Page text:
I hadn’t been aware until this week that a campaign had been launched by Alison Thewliss, the SNP MP for Glasgow Central, to persuade football clubs to become “breastfeeding friendly”.
You may wish to bang your forehead with the heel of your hand before re-reading that.
Without wishing to be accused of “inciting” breastfeeding at Pittodrie I must point out that what follows is not political.
A daft idea is a daft idea no matter from where it emanates.
So, back to Ms Thewliss, who has written to all 42 league clubs in Scotland to press her case.
“The vast majority (of football fans),” she says, “understand the need to build future generations of fans.”
Ah, now I get it.
Twenty years from now we might hear someone in Pittodrie’s south stand
shout: “I’ve been coming since I came out the matty.”
Actually, in a decade or two we could even have entire sections of stadia just for “the babies of Pittodrie” or “the infant hypothermia sufferers of Hampden”.
Children would grow up as unwitting – or unwilling, even – patrons of clubs until they reach an age when they can decide for themselves whether to continue to follow follow or invest in thermals and stick with it.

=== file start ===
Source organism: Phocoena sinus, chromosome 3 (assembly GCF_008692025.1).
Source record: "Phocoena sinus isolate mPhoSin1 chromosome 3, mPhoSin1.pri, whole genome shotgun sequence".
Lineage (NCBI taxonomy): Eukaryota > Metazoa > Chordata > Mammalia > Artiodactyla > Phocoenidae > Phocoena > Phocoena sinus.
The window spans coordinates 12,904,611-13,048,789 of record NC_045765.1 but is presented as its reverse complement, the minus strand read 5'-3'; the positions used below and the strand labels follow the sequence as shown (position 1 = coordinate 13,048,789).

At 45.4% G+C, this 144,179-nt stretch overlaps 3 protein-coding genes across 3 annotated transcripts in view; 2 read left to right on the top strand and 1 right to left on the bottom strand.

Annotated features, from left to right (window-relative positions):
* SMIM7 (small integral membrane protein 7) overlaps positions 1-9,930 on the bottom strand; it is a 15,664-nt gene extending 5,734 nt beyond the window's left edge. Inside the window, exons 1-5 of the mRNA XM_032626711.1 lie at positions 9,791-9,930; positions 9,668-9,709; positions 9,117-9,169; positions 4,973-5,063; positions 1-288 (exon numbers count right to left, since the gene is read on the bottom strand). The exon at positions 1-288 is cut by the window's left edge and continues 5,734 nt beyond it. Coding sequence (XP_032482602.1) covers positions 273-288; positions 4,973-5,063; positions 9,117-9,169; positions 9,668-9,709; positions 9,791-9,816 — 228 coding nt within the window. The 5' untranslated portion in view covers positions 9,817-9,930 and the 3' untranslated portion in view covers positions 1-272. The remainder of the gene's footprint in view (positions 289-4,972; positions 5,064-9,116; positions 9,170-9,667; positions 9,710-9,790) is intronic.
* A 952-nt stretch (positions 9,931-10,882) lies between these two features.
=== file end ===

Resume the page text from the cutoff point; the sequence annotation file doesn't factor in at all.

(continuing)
Then, they can be gradually introduced to the regular cuisine available at football grounds – pie and Bovril after cutting their first few gnashers and, by the age of seven, macaroni pie or a cardboard burger.
But there are serious questions to be asked: What woman would take a baby to a football match, let alone breastfeed it there?
And, is this the best idea Alison Thewliss can produce?
Brave move to highlight Billy’s dementia
That Billy McNeill’s family have decided to reveal the Celtic legend is suffering from dementia was an important and brave move.
The more a light is shone on this horrible condition the greater the pressure will be to produce more research into it.
My time as a football writer and broadcaster has brought me many acquaintances, one or two closer than others.
Billy tops the list.
Politicians clueless over cutting waiting times
Another “Ooh matron” moment for NHS Grampian as we learn that waiting times in this neck of the woods are the joint second-worst in Scotland.
Almost one-in-four patients are not being seen within the 18-week target time.
Two things emerge from these worrying statistics: that the North-east isn’t the best place to become ill, and that no one – certainly not down Holyrood way – has a semblance of an idea how to fix this ongoing problem.
Council must approve park to help kids lose weight
The child obesity crisis has often been discussed in this column as there is a general recognition that too many youngsters prefer not to exercise.
They’d rather stuff their faces with unhealthy snacks while playing computer games.
So, maybe when Aberdeen City Council planners consider the re-submission of an application to establish the town’s first trampoline park – it’s all right children, it’s indoors; you’ll be warm – they’ll think of overweight kids.
Trampolining might just be the fun activity to encourage them off the sofa.